As for my condition when I started my comeback, I was fit, but in a farmer's way - I could do heavy work for long hours, like a donkey. I kept cows and did a lot of agricultural work, like fencing. But when I started those core exercises I found serious weaknesses, for example, I could not do a side plank to save my life. So, I keep going, and have added shoulder and chest exercises now I'm trying to recover my serve. Although I don't really think it is my old serve any more - it's a hybrid combining some of my old skills with some of the gems picked up from reading articles on this site. It's over the ton now, and I'm aiming to stop pushing at 110, if something doesn't bust first.

                      Thanks for your interest.

                      Comment


                      • #12
                        Originally posted by glacierguy View Post
                        Dear don_budge, I am 56 years old and tickled that you are interested in my history and routine. First off I am attaching here my set of core exercises... [ATTACH]n82674[/ATTACH]
                        Snap, I am a 56-year-old from Essex. Good on you, glacierguy. Essex finished 2nd in group 1 county week for the third successive year. Just can't quite nail the top spot. I go to Eastbourne most years to lend support. I'll just have to cheer even harder next year.
                        Stotty

                        Comment


                        • #13
                          Originally posted by glacierguy View Post
                          Dear don_budge, I am 56 years old and tickled that you are interested in my history and routine. First off I am attaching here my set of core exercises... [ATTACH]n82674[/ATTACH]
                          Originally posted by glacierguy View Post
                          That seemed to work, so here we go. My potted history is as follows. I played a lot of tennis from before I can really remember (8?) until I was about 21. Nothing too stellar, UK county standard (but a good county, Warwickshire) and university 1st team, until I had a bad tear in my pec. major whilst serving on a cold winter morning. I never really recovered from that and then my working life started and I didn't play for 30 years or so. My motivation for picking up a racket again was when we moved town for my two children's secondary (high school) education, and I found myself next to some tennis courts and thought that I should really show them how to hit a ball. So although that was my motivation, I now find that my old addiction has kicked in, and I am totally obsessed with tennis again.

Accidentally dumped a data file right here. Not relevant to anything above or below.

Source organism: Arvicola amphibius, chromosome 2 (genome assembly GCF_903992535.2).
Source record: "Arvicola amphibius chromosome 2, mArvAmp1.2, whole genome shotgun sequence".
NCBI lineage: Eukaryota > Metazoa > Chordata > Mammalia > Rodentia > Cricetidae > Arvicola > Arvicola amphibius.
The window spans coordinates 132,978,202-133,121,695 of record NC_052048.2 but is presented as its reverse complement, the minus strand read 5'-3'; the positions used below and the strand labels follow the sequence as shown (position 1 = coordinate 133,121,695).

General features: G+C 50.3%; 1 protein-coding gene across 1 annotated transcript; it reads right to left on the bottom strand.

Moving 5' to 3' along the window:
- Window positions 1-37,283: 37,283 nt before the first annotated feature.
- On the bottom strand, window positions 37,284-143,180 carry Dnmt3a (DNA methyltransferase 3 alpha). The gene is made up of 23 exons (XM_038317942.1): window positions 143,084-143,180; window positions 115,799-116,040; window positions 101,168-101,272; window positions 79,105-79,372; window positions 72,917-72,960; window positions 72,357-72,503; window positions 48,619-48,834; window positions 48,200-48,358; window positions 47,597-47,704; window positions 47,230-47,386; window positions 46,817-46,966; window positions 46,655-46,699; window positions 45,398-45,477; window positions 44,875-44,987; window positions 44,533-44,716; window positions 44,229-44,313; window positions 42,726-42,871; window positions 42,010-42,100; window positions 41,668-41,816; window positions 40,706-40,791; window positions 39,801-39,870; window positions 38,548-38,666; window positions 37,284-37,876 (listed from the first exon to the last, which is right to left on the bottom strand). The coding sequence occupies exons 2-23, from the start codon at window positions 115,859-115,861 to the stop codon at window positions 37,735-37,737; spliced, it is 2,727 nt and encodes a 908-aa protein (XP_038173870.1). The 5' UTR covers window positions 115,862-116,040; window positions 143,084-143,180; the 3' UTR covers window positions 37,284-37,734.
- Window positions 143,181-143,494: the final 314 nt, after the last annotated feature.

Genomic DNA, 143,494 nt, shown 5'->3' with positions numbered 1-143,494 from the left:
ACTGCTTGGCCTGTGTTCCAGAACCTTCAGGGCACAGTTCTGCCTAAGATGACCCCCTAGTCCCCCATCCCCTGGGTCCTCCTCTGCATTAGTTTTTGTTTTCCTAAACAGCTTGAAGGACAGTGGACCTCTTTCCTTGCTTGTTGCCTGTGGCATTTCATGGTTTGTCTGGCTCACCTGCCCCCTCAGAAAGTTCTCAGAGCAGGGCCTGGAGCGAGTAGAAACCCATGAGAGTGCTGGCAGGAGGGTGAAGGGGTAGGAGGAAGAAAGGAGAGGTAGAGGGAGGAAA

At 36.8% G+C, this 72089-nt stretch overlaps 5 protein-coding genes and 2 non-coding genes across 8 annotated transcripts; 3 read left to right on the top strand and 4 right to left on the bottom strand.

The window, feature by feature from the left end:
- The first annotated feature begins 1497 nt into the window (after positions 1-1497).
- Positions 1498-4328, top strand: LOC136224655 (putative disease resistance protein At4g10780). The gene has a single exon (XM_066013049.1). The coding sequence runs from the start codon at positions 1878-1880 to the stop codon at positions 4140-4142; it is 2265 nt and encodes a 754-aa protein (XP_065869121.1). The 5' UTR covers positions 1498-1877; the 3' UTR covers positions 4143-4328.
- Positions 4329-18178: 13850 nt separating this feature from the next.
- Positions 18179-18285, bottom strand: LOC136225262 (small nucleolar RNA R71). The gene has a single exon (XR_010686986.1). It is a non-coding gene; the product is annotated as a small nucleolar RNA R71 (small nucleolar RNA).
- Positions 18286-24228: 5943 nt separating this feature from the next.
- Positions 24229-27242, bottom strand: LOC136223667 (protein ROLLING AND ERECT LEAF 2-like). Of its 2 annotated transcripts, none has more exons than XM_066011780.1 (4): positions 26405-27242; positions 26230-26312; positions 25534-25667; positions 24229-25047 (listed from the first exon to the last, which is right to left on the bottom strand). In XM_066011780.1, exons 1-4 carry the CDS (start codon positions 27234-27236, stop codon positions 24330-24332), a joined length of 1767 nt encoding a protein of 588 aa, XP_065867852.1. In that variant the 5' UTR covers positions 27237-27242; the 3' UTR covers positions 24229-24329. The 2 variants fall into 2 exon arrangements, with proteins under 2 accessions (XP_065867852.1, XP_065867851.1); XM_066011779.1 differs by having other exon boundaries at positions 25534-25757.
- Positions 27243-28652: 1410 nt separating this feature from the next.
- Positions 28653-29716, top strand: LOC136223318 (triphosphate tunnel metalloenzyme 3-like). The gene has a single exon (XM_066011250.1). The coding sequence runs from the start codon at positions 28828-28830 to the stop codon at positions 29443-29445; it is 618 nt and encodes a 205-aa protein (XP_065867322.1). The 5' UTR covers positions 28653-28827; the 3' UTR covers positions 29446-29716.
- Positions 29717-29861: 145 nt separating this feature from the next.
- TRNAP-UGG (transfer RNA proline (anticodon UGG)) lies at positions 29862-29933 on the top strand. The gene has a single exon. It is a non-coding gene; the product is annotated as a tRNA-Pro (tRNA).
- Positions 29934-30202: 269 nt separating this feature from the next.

During my 30 year hiatus from tennis I took up rowing, which was not so good for my back. To the extent that by age 50 I was incapacitated about twice a year by back pain, which would last a couple of weeks before resolving itself. I never had the cause diagnosed, but suspected what used to be called "slipped disk". Anyhow, when I restarted tennis this back weakness was hampering my progress. Fortunately I have a sister who is not only a serious sportswoman, but a retired vet who retrained as a physiotherapist for her oxymoronic "retirement job". It was she who recommended the set of core exercises attached above. Now, if you have a look at that set of exercises, or try them, you will see that it takes about 60-80 minutes and is quite tough. It took me about 6 weeks to be able to complete the full set. Well, you might also notice that the title says "early phase" - this is the easy set! There are mid-phase and late-phase too which are entirely mental, designed for olympians. I stick to early-phase and have been doing them at least twice a week for 18 months now. The results are two fillets of beef alongside my lower spine, pretty strong stomach muscles and no recurrence of back pain for the last 12 months (touchwood).

                          As for my condition when I started my comeback, I was fit, but in a farmer's way - I could do heavy work for long hours, like a donkey. I kept cows and did a lot of agricultural work, like fencing. But when I started those core exercises I found serious weaknesses, for example, I could not do a side plank to save my life. So, I keep going, and have added shoulder and chest exercises now I'm trying to recover my serve. Although I don't really think it is my old serve any more - it's a hybrid combining some of my old skills with some of the gems picked up from reading articles on this site. It's over the ton now, and I'm aiming to stop pushing at 110, if something doesn't bust first.

                          Thanks for your interest.